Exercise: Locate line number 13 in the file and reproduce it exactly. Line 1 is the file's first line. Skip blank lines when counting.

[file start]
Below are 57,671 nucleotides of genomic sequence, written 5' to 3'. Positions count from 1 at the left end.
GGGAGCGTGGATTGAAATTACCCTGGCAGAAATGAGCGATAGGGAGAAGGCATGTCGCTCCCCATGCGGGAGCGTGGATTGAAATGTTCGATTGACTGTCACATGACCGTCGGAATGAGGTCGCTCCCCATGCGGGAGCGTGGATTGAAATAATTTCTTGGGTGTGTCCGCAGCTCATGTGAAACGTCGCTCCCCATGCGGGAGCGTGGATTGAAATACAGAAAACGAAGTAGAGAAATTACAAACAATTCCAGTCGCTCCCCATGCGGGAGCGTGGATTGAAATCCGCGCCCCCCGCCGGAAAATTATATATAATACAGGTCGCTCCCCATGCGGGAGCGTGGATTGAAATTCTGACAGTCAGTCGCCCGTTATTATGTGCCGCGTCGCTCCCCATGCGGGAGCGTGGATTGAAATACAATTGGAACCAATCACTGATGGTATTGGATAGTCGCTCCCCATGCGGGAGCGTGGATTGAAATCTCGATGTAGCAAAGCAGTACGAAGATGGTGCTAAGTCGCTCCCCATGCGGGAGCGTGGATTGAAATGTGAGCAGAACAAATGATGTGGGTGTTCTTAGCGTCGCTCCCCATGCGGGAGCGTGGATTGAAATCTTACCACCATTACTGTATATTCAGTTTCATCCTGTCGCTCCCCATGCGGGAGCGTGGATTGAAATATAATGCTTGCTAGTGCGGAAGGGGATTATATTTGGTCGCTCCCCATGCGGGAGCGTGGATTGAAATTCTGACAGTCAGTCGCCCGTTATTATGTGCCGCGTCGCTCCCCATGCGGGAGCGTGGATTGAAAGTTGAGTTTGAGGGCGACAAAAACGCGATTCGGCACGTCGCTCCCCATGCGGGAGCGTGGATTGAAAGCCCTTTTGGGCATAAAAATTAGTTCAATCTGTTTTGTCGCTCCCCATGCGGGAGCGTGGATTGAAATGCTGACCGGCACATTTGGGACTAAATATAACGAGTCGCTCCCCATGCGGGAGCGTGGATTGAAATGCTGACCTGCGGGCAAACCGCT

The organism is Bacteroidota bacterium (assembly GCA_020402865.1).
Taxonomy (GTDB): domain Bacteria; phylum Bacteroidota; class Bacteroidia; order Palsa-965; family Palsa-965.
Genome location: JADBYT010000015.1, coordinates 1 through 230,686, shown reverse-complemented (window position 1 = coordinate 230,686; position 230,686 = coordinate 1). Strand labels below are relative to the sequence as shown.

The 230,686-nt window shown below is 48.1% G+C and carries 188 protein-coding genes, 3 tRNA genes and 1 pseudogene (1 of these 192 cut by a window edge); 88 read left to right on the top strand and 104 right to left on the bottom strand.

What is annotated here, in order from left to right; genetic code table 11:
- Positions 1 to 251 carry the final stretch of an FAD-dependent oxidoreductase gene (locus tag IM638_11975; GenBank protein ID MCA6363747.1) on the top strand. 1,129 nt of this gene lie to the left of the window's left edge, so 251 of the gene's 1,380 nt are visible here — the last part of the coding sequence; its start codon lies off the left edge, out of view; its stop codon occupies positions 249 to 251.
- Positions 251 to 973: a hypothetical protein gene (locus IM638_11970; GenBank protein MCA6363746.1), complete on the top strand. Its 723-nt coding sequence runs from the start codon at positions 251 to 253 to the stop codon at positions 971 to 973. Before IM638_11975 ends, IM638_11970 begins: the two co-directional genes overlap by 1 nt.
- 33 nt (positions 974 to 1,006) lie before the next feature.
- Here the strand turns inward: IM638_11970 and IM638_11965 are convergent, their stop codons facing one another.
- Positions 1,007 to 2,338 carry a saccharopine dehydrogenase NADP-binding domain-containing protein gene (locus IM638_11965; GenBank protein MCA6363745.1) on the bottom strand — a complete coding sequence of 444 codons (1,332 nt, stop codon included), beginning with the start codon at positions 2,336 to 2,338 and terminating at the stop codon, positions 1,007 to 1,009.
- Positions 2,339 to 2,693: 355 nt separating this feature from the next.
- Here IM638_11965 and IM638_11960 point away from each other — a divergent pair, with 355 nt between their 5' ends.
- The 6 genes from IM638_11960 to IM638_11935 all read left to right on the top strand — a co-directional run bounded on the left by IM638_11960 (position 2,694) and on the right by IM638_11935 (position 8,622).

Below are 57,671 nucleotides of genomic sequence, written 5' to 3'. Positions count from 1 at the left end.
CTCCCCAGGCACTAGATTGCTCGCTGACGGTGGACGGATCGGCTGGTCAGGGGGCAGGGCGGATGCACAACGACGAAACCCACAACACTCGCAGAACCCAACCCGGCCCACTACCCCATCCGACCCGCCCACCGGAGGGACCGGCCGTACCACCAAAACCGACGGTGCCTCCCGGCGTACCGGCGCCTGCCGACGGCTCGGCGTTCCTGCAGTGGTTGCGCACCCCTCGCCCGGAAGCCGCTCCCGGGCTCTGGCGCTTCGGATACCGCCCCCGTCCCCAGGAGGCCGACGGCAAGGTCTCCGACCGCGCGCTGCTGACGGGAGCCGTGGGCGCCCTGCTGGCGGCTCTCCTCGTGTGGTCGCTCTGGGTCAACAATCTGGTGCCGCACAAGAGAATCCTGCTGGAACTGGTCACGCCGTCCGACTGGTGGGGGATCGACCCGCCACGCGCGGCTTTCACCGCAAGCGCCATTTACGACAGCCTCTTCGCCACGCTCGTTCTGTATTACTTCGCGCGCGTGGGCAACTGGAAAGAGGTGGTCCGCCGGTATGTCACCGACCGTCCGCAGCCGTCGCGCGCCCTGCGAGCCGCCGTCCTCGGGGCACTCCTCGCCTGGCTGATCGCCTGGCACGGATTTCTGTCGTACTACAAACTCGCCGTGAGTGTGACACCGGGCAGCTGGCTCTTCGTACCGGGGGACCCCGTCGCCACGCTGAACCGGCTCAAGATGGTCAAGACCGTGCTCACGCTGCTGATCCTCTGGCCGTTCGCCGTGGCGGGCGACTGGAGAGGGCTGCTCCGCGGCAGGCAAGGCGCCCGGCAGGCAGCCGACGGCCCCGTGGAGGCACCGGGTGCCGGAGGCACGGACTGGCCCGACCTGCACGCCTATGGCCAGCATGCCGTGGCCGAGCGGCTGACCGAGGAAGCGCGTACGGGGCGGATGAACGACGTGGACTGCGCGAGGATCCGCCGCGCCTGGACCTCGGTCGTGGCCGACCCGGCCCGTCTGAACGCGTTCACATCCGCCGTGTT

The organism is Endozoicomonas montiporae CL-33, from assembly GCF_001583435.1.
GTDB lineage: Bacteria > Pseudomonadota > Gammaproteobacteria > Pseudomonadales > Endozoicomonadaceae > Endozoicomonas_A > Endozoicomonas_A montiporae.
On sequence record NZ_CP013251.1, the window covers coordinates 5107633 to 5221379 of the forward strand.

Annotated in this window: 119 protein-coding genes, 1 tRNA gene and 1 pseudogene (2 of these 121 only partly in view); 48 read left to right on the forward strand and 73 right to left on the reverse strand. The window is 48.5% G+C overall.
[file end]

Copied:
- Positions 2,339 to 2,693: 355 nt separating this feature from the next.